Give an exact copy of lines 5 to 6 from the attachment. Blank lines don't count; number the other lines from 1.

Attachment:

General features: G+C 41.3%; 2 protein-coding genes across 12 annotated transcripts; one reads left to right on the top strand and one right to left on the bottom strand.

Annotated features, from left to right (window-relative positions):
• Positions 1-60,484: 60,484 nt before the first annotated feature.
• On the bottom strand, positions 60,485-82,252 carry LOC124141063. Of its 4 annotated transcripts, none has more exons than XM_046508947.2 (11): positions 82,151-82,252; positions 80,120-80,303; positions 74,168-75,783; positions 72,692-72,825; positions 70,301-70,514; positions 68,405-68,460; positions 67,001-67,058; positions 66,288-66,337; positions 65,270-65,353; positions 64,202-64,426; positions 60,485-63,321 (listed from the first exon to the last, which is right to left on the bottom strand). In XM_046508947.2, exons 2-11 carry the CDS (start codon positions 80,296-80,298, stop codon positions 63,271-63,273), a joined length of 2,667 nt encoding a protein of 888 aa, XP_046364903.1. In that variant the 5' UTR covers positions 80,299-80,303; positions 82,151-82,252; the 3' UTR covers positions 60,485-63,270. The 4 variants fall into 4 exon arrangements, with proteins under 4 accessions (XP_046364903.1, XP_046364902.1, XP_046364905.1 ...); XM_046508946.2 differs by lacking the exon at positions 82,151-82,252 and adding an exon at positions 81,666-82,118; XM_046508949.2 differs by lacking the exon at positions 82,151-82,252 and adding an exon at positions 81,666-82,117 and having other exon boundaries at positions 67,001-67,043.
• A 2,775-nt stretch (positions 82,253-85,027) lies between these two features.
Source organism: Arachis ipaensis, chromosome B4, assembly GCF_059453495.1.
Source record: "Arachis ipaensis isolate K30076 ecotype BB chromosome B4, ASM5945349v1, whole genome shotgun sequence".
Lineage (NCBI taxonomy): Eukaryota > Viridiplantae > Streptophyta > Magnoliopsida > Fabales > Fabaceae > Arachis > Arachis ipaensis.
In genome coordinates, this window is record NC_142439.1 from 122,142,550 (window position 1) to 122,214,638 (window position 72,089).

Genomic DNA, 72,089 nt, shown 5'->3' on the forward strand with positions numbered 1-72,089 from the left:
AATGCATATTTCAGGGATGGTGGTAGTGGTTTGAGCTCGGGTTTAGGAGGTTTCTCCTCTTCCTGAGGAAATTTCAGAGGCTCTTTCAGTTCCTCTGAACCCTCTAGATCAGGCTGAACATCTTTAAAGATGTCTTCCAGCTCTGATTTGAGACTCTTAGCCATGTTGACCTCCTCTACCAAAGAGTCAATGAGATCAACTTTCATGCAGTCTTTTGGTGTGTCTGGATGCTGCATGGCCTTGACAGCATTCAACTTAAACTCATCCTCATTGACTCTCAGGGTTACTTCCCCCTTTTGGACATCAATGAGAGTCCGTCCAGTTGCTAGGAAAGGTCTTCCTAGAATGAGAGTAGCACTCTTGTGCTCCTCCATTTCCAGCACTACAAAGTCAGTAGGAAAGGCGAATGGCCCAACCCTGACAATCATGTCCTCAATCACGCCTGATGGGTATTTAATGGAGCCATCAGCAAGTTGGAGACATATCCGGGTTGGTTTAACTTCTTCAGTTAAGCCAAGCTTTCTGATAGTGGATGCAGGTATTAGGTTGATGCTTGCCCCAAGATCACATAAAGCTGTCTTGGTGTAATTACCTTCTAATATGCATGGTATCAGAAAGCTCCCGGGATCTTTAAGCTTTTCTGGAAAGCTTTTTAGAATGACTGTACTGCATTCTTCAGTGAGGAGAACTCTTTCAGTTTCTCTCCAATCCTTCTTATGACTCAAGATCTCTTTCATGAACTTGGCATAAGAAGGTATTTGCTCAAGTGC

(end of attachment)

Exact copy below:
• A 2,775-nt stretch (positions 82,253-85,027) lies between these two features.
Source organism: Arachis ipaensis, chromosome B4, assembly GCF_059453495.1.